The service had a registered manager. A registered manager is a person who has registered with the Care Quality Commission to manage the service. Like registered providers, they are ‘registered persons’. Registered persons have legal responsibility for meeting the requirements in the Health and Social Care Act 2008 and associated Regulations about how the service is run.

People were comfortable with staff and relatives were confident people were safe living in the home. Staff received training in how to safeguard people, and had access to the provider’s safeguarding policies and procedures if they had any concerns. Staff understood what action they should take in order to protect people from abuse. Systems were used to identify and minimise risks to people’s safety. These systems were flexible so people could take risks if they were able to do so and build their independence.

People were supported with their medicines by staff that were trained and assessed as competent to give medicines safely. Medicines were given in a timely way and as prescribed. Regular checks of medicines helped ensure any issues were identified and action could be taken as a result. There were enough staff to meet people’s needs.

The provider conducted pre employment checks prior to staff starting work to ensure their suitability to support people who lived in the home. Staff told us they had not been able to work until checks had been completed.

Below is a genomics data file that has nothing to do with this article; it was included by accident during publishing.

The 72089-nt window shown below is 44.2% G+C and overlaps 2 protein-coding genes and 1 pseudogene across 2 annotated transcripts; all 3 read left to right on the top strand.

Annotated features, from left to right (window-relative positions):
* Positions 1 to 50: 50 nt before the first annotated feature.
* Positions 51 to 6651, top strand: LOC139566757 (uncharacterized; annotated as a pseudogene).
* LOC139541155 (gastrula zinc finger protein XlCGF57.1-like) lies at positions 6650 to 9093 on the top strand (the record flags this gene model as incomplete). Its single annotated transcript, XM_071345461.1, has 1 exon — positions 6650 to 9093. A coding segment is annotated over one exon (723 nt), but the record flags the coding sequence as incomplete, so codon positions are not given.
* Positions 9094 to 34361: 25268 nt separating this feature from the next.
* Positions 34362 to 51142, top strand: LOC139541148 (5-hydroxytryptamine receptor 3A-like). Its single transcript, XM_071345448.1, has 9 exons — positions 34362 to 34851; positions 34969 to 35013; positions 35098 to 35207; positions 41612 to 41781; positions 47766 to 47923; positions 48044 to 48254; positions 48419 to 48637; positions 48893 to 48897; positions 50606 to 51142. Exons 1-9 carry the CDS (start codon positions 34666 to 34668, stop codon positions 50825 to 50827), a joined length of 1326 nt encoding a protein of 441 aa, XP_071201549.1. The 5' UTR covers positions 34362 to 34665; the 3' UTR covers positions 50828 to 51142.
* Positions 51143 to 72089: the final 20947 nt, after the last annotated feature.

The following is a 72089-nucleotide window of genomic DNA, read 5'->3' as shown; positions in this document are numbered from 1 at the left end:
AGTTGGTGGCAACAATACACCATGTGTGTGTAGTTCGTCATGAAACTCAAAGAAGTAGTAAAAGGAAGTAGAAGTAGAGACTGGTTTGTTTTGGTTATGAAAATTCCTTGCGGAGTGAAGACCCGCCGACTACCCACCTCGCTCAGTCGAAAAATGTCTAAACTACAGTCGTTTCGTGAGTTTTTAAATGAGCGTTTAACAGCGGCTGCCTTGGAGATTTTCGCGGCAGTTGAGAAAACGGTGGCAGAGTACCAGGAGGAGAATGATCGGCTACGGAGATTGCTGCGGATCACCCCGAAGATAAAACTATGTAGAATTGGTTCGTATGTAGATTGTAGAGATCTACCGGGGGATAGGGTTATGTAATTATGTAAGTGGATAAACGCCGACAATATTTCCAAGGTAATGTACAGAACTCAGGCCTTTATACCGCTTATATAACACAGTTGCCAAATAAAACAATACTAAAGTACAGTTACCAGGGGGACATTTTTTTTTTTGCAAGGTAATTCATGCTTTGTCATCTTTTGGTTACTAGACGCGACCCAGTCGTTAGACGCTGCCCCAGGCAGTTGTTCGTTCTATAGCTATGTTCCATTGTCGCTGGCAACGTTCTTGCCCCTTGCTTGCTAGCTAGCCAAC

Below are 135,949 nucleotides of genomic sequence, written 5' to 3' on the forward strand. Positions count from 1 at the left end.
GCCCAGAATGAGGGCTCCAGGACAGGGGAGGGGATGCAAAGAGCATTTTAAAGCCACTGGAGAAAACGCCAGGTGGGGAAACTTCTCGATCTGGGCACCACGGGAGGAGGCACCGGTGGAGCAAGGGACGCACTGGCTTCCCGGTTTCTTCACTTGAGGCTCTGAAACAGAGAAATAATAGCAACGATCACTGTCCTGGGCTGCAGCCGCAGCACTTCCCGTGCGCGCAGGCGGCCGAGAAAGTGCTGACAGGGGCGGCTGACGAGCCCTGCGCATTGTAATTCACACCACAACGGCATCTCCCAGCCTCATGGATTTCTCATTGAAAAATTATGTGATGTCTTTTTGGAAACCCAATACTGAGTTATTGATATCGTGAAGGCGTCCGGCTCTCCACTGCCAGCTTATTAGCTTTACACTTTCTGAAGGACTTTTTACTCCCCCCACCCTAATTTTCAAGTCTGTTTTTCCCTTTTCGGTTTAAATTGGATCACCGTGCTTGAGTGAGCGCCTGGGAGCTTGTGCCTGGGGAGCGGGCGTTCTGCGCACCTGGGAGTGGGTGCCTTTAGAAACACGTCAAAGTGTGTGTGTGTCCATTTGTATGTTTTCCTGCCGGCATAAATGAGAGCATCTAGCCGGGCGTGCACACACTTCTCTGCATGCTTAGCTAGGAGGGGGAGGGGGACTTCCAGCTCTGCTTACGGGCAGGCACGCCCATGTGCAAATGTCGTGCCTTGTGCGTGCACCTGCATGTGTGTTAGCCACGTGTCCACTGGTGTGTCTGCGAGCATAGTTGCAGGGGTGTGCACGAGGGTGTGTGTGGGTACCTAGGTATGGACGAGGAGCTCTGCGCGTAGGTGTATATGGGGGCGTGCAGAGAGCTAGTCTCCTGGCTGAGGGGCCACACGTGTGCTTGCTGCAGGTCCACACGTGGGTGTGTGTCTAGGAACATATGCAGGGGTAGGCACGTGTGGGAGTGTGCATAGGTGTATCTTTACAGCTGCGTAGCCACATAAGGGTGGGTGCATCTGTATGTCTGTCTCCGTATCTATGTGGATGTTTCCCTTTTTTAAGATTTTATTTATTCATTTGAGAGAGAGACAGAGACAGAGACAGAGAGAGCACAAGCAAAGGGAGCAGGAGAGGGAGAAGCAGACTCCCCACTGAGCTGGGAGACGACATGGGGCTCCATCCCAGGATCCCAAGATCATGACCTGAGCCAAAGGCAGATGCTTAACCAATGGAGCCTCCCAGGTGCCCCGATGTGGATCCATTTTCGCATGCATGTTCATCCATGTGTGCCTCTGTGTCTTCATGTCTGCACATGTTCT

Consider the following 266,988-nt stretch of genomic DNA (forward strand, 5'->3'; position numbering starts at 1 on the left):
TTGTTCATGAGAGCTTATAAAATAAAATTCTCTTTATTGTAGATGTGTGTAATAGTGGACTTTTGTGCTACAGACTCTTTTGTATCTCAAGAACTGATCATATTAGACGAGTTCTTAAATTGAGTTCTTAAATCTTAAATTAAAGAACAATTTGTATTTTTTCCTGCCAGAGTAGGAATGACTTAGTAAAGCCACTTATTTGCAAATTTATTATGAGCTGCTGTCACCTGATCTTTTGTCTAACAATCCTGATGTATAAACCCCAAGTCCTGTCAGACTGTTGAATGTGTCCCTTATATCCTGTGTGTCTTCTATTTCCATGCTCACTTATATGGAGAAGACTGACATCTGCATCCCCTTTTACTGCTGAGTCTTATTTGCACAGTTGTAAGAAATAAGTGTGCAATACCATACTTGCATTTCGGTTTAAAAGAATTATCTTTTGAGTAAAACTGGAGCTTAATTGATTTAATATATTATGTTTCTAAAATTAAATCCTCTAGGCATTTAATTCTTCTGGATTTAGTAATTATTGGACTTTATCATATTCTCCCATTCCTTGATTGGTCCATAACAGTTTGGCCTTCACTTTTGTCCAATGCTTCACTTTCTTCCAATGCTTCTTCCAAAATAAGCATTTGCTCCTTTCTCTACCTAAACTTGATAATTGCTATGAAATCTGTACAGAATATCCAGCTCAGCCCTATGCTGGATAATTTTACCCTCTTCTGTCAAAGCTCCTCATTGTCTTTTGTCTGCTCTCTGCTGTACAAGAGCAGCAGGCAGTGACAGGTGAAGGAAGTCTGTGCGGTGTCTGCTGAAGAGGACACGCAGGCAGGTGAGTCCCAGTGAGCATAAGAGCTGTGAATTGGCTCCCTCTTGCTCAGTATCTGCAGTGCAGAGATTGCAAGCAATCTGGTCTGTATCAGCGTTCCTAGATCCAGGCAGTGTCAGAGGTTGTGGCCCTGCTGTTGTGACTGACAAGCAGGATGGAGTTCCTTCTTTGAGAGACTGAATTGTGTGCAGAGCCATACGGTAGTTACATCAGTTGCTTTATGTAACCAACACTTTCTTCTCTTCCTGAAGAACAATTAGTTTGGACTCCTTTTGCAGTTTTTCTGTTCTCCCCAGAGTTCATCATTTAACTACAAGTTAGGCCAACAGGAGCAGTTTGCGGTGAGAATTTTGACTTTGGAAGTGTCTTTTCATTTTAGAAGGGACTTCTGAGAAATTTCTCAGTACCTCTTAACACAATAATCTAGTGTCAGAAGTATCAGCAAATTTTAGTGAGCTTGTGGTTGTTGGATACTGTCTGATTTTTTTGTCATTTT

Some people were considered to lack capacity to make decisions. We found that assessments of capacity for these people had not always been completed, and DOLS applications had not been made as required. However, staff and the registered manager had a good understanding of the Mental Capacity Act, and the need to seek informed consent from people wherever possible.

People told us staff were respectful and treated them with dignity and respect. We also saw this in interactions between people at our inspection visit, and it was also reflected in records kept. People were supported to make choices about their day to day lives. For example, they could choose what to eat and drink and when, and were supported to maintain any activities, interests and relationships that were important to them.